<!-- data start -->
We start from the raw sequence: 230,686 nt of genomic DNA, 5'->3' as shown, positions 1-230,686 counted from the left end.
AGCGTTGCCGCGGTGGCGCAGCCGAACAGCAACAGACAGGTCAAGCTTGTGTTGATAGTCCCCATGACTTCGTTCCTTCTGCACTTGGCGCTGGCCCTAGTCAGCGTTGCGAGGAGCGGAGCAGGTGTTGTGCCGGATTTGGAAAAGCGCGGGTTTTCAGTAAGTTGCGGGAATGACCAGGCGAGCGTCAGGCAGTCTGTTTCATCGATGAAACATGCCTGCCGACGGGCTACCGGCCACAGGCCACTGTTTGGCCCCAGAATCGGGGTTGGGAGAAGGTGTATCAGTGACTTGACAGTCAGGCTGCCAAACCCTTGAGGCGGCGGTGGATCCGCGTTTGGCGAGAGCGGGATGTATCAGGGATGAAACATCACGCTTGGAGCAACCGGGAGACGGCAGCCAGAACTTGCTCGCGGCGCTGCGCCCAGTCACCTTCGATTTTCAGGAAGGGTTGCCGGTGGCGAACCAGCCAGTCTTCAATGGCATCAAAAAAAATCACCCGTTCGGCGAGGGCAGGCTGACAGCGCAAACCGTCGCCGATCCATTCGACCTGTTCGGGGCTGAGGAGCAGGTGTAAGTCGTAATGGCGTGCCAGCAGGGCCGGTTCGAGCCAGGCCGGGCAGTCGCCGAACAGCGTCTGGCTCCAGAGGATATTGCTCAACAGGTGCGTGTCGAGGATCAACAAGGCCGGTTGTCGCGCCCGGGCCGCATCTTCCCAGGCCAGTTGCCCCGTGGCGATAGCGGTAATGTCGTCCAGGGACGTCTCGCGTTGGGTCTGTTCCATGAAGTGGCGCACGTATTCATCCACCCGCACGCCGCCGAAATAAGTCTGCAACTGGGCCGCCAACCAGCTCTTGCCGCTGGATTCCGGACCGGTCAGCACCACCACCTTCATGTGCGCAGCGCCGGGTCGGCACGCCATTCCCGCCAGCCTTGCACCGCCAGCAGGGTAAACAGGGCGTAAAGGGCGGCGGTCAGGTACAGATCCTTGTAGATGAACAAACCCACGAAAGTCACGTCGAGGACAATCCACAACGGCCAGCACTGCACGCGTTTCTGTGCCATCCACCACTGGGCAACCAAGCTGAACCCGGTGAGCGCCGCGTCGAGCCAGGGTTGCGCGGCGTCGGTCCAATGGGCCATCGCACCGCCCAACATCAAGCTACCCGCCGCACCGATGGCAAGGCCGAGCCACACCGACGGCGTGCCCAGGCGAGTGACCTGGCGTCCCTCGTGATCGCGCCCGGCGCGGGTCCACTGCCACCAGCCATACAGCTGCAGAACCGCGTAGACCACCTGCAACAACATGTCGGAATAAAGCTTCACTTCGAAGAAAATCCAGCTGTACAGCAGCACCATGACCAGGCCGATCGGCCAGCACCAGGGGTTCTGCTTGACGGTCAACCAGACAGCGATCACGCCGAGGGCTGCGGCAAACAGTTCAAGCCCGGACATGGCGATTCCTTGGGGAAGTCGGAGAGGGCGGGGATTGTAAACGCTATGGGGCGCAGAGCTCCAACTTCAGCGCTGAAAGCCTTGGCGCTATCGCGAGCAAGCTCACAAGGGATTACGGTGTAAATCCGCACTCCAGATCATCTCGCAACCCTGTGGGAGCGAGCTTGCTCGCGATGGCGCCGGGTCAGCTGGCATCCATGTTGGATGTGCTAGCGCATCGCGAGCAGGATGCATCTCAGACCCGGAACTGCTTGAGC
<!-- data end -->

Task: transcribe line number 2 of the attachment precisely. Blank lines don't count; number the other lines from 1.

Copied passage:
AGCGTTGCCGCGGTGGCGCAGCCGAACAGCAACAGACAGGTCAAGCTTGTGTTGATAGTCCCCATGACTTCGTTCCTTCTGCACTTGGCGCTGGCCCTAGTCAGCGTTGCGAGGAGCGGAGCAGGTGTTGTGCCGGATTTGGAAAAGCGCGGGTTTTCAGTAAGTTGCGGGAATGACCAGGCGAGCGTCAGGCAGTCTGTTTCATCGATGAAACATGCCTGCCGACGGGCTACCGGCCACAGGCCACTGTTTGGCCCCAGAATCGGGGTTGGGAGAAGGTGTATCAGTGACTTGACAGTCAGGCTGCCAAACCCTTGAGGCGGCGGTGGATCCGCGTTTGGCGAGAGCGGGATGTATCAGGGATGAAACATCACGCTTGGAGCAACCGGGAGACGGCAGCCAGAACTTGCTCGCGGCGCTGCGCCCAGTCACCTTCGATTTTCAGGAAGGGTTGCCGGTGGCGAACCAGCCAGTCTTCAATGGCATCAAAAAAAATCACCCGTTCGGCGAGGGCAGGCTGACAGCGCAAACCGTCGCCGATCCATTCGACCTGTTCGGGGCTGAGGAGCAGGTGTAAGTCGTAATGGCGTGCCAGCAGGGCCGGTTCGAGCCAGGCCGGGCAGTCGCCGAACAGCGTCTGGCTCCAGAGGATATTGCTCAACAGGTGCGTGTCGAGGATCAACAAGGCCGGTTGTCGCGCCCGGGCCGCATCTTCCCAGGCCAGTTGCCCCGTGGCGATAGCGGTAATGTCGTCCAGGGACGTCTCGCGTTGGGTCTGTTCCATGAAGTGGCGCACGTATTCATCCACCCGCACGCCGCCGAAATAAGTCTGCAACTGGGCCGCCAACCAGCTCTTGCCGCTGGATTCCGGACCGGTCAGCACCACCACCTTCATGTGCGCAGCGCCGGGTCGGCACGCCATTCCCGCCAGCCTTGCACCGCCAGCAGGGTAAACAGGGCGTAAAGGGCGGCGGTCAGGTACAGATCCTTGTAGATGAACAAACCCACGAAAGTCACGTCGAGGACAATCCACAACGGCCAGCACTGCACGCGTTTCTGTGCCATCCACCACTGGGCAACCAAGCTGAACCCGGTGAGCGCCGCGTCGAGCCAGGGTTGCGCGGCGTCGGTCCAATGGGCCATCGCACCGCCCAACATCAAGCTACCCGCCGCACCGATGGCAAGGCCGAGCCACACCGACGGCGTGCCCAGGCGAGTGACCTGGCGTCCCTCGTGATCGCGCCCGGCGCGGGTCCACTGCCACCAGCCATACAGCTGCAGAACCGCGTAGACCACCTGCAACAACATGTCGGAATAAAGCTTCACTTCGAAGAAAATCCAGCTGTACAGCAGCACCATGACCAGGCCGATCGGCCAGCACCAGGGGTTCTGCTTGACGGTCAACCAGACAGCGATCACGCCGAGGGCTGCGGCAAACAGTTCAAGCCCGGACATGGCGATTCCTTGGGGAAGTCGGAGAGGGCGGGGATTGTAAACGCTATGGGGCGCAGAGCTCCAACTTCAGCGCTGAAAGCCTTGGCGCTATCGCGAGCAAGCTCACAAGGGATTACGGTGTAAATCCGCACTCCAGATCATCTCGCAACCCTGTGGGAGCGAGCTTGCTCGCGATGGCGCCGGGTCAGCTGGCATCCATGTTGGATGTGCTAGCGCATCGCGAGCAGGATGCATCTCAGACCCGGAACTGCTTGAGC